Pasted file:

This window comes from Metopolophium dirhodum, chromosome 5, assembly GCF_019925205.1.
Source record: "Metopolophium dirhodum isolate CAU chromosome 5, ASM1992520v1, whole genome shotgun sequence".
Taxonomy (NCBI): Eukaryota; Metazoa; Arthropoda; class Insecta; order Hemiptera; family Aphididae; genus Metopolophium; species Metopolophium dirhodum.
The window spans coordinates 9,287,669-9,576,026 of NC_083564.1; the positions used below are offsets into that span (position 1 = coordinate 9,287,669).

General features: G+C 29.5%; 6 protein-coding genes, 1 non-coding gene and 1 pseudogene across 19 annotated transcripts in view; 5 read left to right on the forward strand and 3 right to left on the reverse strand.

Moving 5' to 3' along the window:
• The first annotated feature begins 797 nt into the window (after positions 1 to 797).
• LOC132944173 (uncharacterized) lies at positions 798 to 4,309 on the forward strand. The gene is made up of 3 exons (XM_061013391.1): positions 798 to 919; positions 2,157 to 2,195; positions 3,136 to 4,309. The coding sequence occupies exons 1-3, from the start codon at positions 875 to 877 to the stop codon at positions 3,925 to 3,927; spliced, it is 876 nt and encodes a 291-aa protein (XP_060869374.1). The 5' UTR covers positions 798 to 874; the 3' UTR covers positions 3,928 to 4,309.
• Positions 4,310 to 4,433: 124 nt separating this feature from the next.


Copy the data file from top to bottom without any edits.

This window comes from Metopolophium dirhodum, chromosome 5, assembly GCF_019925205.1.
Source record: "Metopolophium dirhodum isolate CAU chromosome 5, ASM1992520v1, whole genome shotgun sequence".
Taxonomy (NCBI): Eukaryota; Metazoa; Arthropoda; class Insecta; order Hemiptera; family Aphididae; genus Metopolophium; species Metopolophium dirhodum.
The window spans coordinates 9,287,669-9,576,026 of NC_083564.1; the positions used below are offsets into that span (position 1 = coordinate 9,287,669).

General features: G+C 29.5%; 6 protein-coding genes, 1 non-coding gene and 1 pseudogene across 19 annotated transcripts in view; 5 read left to right on the forward strand and 3 right to left on the reverse strand.

Moving 5' to 3' along the window:
• The first annotated feature begins 797 nt into the window (after positions 1 to 797).
• LOC132944173 (uncharacterized) lies at positions 798 to 4,309 on the forward strand. The gene is made up of 3 exons (XM_061013391.1): positions 798 to 919; positions 2,157 to 2,195; positions 3,136 to 4,309. The coding sequence occupies exons 1-3, from the start codon at positions 875 to 877 to the stop codon at positions 3,925 to 3,927; spliced, it is 876 nt and encodes a 291-aa protein (XP_060869374.1). The 5' UTR covers positions 798 to 874; the 3' UTR covers positions 3,928 to 4,309.
• Positions 4,310 to 4,433: 124 nt separating this feature from the next.